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Friday, April 18

And even more irony during the Pope's visit

While the Pope was calling for treating people with human dignity and for proper treatment of Latino immigrants,
(The United States must do “everything possible to fight…all forms of violence so that immigrants may lead dignified lives,” the pope said when asked if he would address the issue of Latin American immigrants with the US leader.)
the bushistas chose to carry out immigration raids at Pilgrim's Pride plants (ironically) in 5 states arresting 280 undocumented workers.

Tom Tancredo was outraged at the Pope's stance on immigration. (He was raised Catholic but left the church, probably because it was too liberal for him, heh.)
I would like to know what part of our lax immigration policy is considered violent. I fail to see how accepting more refugees than any other nation — and providing free health care, education, housing and social service benefits to millions of illegal aliens is in any way “violent” or “degrading.”
Well let's see:
From March 8th,
Chertoff faced questions from Reps. Sheila Jackson Lee, D-Houston, and Linda Sanchez, D-Calif., about the treatment of children at immigrant detention facilities at the T. Don Hutto residential facility in Taylor and a smaller facility in Berka, Pa.

Sanchez said that children at the facilities had been put in cells alone for hours, awakened in the middle of the night with flashlights in their faces and threatened with being permanently separated from their parents.

Attorneys for several of the children confined at the Hutto facility contended in lawsuits that conditions there were inhumane and violated minimum standards for minors in custody. The case ended in a settlement that included new standards for the centers.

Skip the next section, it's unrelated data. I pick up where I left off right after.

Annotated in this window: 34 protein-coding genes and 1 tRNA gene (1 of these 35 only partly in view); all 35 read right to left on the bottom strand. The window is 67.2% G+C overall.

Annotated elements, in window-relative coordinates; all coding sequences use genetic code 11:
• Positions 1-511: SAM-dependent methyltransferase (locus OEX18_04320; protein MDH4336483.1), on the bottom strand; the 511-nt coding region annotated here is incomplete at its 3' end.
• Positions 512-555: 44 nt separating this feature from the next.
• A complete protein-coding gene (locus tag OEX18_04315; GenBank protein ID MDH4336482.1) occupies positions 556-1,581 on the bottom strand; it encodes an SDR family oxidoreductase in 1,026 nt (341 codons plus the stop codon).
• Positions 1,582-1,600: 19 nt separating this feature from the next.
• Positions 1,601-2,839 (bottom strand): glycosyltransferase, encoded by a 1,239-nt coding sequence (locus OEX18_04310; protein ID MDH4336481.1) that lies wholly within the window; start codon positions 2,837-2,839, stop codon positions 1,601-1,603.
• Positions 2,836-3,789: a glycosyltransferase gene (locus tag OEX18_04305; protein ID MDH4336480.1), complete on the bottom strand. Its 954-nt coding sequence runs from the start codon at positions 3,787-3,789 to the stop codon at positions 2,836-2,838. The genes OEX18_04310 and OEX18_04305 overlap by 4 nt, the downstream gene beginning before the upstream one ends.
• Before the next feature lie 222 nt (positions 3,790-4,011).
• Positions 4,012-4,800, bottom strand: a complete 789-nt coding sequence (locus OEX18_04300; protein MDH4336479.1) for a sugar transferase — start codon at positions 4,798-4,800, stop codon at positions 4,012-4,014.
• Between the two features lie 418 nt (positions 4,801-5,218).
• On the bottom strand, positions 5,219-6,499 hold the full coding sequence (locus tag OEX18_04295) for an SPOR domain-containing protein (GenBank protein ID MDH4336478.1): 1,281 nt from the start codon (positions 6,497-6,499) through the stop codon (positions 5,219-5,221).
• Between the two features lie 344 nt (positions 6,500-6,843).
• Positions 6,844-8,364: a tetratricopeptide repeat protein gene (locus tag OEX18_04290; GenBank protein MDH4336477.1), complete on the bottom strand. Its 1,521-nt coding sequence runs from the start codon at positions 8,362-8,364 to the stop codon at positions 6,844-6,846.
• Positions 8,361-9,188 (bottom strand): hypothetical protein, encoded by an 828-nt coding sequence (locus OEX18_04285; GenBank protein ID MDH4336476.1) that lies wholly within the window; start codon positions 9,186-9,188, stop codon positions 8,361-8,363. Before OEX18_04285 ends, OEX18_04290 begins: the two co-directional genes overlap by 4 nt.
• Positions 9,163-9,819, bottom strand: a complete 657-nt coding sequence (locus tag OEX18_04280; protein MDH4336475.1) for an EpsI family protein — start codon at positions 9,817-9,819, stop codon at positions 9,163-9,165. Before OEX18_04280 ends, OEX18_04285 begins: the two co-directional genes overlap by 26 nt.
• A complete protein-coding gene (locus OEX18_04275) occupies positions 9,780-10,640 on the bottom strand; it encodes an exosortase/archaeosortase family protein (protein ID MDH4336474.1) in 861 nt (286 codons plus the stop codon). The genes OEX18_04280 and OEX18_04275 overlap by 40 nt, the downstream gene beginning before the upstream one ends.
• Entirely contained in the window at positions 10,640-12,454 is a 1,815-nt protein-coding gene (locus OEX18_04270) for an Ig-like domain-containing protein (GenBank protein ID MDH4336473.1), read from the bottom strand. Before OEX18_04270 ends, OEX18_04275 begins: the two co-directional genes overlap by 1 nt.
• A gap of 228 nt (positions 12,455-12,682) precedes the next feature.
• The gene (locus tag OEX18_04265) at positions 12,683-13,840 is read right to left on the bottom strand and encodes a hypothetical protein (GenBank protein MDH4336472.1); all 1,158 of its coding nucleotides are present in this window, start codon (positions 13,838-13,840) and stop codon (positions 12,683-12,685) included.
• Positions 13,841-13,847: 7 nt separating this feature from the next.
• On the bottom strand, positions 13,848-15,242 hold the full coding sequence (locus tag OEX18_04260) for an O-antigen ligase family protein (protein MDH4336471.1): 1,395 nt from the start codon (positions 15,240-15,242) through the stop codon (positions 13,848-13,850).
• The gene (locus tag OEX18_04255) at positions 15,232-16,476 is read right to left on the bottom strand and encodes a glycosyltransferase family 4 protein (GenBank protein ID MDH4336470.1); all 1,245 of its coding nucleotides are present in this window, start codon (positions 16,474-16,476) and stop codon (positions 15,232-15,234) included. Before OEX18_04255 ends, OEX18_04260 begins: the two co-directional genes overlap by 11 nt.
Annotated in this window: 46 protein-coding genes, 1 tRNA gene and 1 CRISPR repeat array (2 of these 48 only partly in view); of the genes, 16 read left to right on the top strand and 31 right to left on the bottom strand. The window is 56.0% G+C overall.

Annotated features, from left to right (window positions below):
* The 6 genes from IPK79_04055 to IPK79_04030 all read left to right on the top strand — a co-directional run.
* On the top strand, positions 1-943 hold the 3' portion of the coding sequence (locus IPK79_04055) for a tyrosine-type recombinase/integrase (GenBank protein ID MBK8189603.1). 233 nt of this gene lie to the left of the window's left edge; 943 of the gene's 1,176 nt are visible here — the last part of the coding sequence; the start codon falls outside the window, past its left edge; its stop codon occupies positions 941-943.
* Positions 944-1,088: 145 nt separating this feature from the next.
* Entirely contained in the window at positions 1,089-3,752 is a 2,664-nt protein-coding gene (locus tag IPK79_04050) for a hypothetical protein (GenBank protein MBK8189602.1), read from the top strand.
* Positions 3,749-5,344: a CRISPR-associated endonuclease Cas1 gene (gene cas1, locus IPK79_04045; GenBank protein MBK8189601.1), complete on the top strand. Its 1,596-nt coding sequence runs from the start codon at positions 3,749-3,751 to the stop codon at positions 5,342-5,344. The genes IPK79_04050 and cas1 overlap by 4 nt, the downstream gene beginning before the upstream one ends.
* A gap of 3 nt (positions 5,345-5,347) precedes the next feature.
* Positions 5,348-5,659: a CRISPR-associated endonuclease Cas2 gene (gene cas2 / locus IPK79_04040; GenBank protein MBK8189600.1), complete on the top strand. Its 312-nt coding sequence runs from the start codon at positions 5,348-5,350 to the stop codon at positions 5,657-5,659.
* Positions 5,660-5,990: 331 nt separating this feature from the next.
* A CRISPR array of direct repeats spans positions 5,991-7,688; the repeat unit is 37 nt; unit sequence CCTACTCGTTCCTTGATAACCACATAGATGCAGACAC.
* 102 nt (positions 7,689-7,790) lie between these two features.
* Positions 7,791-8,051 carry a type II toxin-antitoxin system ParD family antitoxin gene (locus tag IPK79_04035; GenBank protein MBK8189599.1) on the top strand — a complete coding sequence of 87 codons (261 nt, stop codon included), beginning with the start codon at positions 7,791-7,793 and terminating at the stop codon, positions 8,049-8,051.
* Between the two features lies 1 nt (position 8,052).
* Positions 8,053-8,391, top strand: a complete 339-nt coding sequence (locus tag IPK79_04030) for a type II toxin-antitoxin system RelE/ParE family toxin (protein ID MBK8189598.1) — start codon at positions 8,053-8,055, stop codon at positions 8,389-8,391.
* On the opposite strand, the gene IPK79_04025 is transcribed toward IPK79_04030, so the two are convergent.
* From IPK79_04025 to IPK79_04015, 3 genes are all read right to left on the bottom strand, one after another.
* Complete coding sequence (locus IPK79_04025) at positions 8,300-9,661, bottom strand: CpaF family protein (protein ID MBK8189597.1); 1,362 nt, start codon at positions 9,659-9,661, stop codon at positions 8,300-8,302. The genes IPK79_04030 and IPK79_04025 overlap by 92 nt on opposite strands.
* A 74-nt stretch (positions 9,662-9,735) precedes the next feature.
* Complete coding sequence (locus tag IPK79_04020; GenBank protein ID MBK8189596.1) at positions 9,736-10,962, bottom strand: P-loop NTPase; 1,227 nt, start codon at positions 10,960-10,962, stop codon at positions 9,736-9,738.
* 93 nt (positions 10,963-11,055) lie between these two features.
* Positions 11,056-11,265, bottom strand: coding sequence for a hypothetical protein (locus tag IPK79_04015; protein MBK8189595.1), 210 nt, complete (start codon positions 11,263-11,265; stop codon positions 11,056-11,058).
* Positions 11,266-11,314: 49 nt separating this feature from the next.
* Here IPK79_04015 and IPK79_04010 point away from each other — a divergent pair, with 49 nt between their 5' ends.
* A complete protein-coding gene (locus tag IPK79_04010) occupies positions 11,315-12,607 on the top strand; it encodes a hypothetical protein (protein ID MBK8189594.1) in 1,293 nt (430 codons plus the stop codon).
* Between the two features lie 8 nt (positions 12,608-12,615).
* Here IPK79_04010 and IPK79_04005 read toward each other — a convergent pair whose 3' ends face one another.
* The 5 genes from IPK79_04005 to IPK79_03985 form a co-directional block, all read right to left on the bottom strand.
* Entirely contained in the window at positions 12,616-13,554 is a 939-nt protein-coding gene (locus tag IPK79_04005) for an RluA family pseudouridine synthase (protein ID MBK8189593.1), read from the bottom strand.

Chertoff said that he couldn't judge the conditions because he wasn't there, but that "eventually, this was resolved to the satisfaction of the plaintiffs."

Rep. Melvin Watt, D-N.C., asked Chertoff to explain what it meant that U.S. Immigration and Customs Enforcement had power to "briefly detain" people and whether that included denying them food or access to their families. Watt said this occurred last year at raids of Swift & Co. meat plants.

Chertoff said that "no specific amount of time" has been determined by the courts as far as detention periods.

Watt also suggested that Chertoff needed more minority staff members. He pointed out that the 10 staff people with Chertoff at the hearing were white men.
Typical Chertoff. Homeland Insecurity. feh.

No one asked me but why not hold corporations who hire undocumented workers accountable for breaking the law, and throw the CEO's of said companies and their children in "detention centers" so that they can shine flashlights in the rich kids faces in the middle of the night and tell them that they will never see their parents again.... but that wouldn't be nice.

Meanwhile while the president was hosting the Pope who is calling for treating people with dignity NYT’s Lichtblau: Bush Torture Program And CIA Tape Destruction ‘Could Lead To Criminal Action’

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